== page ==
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Posts Tagged ‘Jane Austen on contracts to dance’

Inquiring readers: Recently I ran across the Contracts Prof Blog, a member of the Blog Professor Blogs network. Professor Franklin G. Snyder kindly granted me permission to reprint in full a second post written by Professor Jeremy Telman of Valparaiso University on February 1, 2010. (See the first post at this link.)  This post discusses the similarities and dissimilarities between a dance partnership and a marriage partnership in Northanger Abbey:

Image @Contracts Prof Blog

Thus the dashing Mr. Tilney addresses Catherine Morland, heroine of Northanger Abbey, upon discovering her in conversation with the odious Mr. Thorpe at the commencement of a dance:

That gentleman would have put me out of patience, had he staid with you half a minute longer. He has no business to withdraw the attention of my partner from me. We have entered into a contract of mutual agreeableness for the space of an evening, and all our agreeableness belongs solely to each other for that time. Nobody can fasten themselves on the notice of one, without injuring the rights of the other. I consider a country-dance as an emblem of marriage. Fidelity and complaisance are the principal duties of both; and those men who do not chuse to dance or marry themselves, have no business with the partners or wives of their neighbours.”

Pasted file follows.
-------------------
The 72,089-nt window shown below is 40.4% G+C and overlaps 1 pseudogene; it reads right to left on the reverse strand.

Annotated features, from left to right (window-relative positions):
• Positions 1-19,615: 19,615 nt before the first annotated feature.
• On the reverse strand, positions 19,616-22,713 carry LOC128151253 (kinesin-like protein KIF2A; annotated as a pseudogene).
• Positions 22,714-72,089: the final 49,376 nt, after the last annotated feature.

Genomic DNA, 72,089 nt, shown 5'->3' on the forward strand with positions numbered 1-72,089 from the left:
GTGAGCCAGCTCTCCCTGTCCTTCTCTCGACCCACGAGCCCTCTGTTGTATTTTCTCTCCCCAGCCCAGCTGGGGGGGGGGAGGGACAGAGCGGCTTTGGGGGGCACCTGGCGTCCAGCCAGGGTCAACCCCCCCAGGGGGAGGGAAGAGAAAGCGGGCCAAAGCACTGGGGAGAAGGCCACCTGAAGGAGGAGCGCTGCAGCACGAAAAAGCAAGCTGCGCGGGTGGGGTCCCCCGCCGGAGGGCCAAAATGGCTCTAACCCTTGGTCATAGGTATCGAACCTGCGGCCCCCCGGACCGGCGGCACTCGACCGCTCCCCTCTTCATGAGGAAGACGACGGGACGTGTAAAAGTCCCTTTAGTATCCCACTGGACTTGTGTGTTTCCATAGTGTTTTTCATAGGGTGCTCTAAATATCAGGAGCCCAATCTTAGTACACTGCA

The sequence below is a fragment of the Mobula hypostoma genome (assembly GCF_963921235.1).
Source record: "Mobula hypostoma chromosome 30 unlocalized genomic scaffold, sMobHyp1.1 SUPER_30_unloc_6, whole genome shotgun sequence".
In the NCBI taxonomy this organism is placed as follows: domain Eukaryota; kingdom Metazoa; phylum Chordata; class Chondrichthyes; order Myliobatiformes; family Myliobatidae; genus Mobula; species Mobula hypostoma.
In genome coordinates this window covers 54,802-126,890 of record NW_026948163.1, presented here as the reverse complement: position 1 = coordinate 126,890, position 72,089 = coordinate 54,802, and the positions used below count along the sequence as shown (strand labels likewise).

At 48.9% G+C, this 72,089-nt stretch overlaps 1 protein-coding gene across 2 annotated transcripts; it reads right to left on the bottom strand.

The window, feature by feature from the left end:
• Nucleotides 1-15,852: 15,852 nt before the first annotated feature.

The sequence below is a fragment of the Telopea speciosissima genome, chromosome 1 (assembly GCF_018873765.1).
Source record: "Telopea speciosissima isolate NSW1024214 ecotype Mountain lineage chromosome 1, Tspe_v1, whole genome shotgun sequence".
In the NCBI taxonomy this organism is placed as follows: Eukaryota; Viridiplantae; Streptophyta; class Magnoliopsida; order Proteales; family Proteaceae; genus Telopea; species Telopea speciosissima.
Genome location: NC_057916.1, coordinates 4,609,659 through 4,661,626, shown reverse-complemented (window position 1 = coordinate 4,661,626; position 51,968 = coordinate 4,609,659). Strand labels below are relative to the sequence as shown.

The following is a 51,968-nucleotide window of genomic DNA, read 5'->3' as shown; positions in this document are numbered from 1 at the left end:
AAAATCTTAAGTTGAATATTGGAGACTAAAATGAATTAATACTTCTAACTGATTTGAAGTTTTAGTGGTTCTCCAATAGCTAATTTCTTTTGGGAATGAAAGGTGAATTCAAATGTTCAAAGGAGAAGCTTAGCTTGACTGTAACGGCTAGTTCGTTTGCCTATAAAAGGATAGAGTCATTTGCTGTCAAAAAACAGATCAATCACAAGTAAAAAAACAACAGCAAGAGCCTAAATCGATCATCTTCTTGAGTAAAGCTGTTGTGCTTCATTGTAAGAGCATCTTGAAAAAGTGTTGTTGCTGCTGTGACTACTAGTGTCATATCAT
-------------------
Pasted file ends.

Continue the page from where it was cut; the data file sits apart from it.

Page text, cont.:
The conversation proceeds on the similarities and dissimilarities between a dance partnership and a marriage partnership. But if Catherine really wanted to impress Mr. Tilney, she would have pointed out that his real complaint sounded in tortious interference rather than in breach of contract.
[Jeremy Telman]

Legal Definition of Tortious/Wrongful Intereference (in Business Relationship)

The theory of the tort or wrong of interference is that the law draws a line beyond which no one may go in intentionally intermeddling with the business affairs of others. So, a systematic effort to induce employees to leave their present employment and take work with another is unlawful when the purpose of such enticement is to cripple or destroy their employer rather than to obtain their skills and services in the legitimate furtherance of one’s own business enterprise.

It also becomes unlawful when the inducement is made through the use of untruthful means, or for the purpose of having the employees commit wrongs such as disclosing the former employer’s trade secrets. – ‘Lectric Law Library Lexicon

 

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